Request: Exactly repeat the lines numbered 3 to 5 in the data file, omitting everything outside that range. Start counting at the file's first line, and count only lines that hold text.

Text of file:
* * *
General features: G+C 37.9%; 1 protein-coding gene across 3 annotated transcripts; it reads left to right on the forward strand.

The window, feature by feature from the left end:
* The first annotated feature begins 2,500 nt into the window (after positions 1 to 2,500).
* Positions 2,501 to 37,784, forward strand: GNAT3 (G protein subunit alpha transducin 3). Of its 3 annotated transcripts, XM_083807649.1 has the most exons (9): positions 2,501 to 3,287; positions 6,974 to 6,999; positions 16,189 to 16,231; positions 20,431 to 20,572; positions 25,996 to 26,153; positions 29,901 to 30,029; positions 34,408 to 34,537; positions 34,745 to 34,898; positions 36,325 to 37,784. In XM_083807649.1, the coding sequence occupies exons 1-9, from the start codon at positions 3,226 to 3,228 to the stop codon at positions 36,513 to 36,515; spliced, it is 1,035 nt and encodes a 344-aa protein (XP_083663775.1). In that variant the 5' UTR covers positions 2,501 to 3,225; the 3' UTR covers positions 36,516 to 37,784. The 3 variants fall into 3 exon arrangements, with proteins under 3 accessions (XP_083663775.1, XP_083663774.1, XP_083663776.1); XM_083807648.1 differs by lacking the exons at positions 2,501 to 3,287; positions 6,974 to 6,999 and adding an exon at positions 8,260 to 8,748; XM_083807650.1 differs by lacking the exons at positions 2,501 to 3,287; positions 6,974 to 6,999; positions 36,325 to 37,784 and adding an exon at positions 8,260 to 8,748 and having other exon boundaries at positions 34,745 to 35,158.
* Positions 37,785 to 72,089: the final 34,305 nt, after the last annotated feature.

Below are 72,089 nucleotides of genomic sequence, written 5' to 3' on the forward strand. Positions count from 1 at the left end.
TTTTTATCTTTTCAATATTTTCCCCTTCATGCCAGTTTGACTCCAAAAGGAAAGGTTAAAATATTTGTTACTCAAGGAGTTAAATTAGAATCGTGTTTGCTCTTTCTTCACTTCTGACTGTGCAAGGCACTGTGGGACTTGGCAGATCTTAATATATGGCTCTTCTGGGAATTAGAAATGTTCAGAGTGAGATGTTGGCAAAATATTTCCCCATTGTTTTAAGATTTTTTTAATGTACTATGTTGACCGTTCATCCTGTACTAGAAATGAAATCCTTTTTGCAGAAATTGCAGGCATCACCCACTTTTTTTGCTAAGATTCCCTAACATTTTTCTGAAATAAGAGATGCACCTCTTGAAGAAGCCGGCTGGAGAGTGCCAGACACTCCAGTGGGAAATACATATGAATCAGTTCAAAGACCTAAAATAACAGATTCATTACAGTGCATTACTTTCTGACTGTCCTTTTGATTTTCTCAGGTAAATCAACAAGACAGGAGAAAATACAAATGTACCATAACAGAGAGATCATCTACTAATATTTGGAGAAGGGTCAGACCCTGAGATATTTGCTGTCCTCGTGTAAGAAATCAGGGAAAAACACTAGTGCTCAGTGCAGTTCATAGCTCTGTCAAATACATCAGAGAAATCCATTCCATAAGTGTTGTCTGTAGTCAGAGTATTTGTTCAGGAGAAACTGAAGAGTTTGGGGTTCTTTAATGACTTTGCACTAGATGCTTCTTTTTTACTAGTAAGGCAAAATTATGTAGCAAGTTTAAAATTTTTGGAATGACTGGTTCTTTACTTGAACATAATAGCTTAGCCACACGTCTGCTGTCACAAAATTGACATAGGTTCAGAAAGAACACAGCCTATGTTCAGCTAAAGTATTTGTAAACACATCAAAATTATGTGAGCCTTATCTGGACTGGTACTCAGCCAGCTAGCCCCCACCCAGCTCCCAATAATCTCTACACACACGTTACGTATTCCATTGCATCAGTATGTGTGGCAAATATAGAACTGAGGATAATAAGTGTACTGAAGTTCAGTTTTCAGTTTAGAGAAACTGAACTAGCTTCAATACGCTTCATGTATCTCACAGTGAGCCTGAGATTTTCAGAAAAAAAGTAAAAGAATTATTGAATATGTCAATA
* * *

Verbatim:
* The first annotated feature begins 2,500 nt into the window (after positions 1 to 2,500).
* Positions 2,501 to 37,784, forward strand: GNAT3 (G protein subunit alpha transducin 3). Of its 3 annotated transcripts, XM_083807649.1 has the most exons (9): positions 2,501 to 3,287; positions 6,974 to 6,999; positions 16,189 to 16,231; positions 20,431 to 20,572; positions 25,996 to 26,153; positions 29,901 to 30,029; positions 34,408 to 34,537; positions 34,745 to 34,898; positions 36,325 to 37,784. In XM_083807649.1, the coding sequence occupies exons 1-9, from the start codon at positions 3,226 to 3,228 to the stop codon at positions 36,513 to 36,515; spliced, it is 1,035 nt and encodes a 344-aa protein (XP_083663775.1). In that variant the 5' UTR covers positions 2,501 to 3,225; the 3' UTR covers positions 36,516 to 37,784. The 3 variants fall into 3 exon arrangements, with proteins under 3 accessions (XP_083663775.1, XP_083663774.1, XP_083663776.1); XM_083807648.1 differs by lacking the exons at positions 2,501 to 3,287; positions 6,974 to 6,999 and adding an exon at positions 8,260 to 8,748; XM_083807650.1 differs by lacking the exons at positions 2,501 to 3,287; positions 6,974 to 6,999; positions 36,325 to 37,784 and adding an exon at positions 8,260 to 8,748 and having other exon boundaries at positions 34,745 to 35,158.
* Positions 37,785 to 72,089: the final 34,305 nt, after the last annotated feature.